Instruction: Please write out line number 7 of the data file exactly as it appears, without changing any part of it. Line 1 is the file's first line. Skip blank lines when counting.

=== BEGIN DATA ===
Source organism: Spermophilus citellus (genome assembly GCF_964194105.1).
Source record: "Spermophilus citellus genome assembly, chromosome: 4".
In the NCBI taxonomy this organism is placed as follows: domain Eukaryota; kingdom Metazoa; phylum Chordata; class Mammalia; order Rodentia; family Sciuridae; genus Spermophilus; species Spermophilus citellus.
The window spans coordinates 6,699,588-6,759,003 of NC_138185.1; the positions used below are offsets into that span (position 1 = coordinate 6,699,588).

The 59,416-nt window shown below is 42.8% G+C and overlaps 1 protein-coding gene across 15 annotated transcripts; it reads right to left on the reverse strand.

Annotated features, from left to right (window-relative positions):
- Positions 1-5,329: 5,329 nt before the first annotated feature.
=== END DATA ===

- Positions 1-5,329: 5,329 nt before the first annotated feature.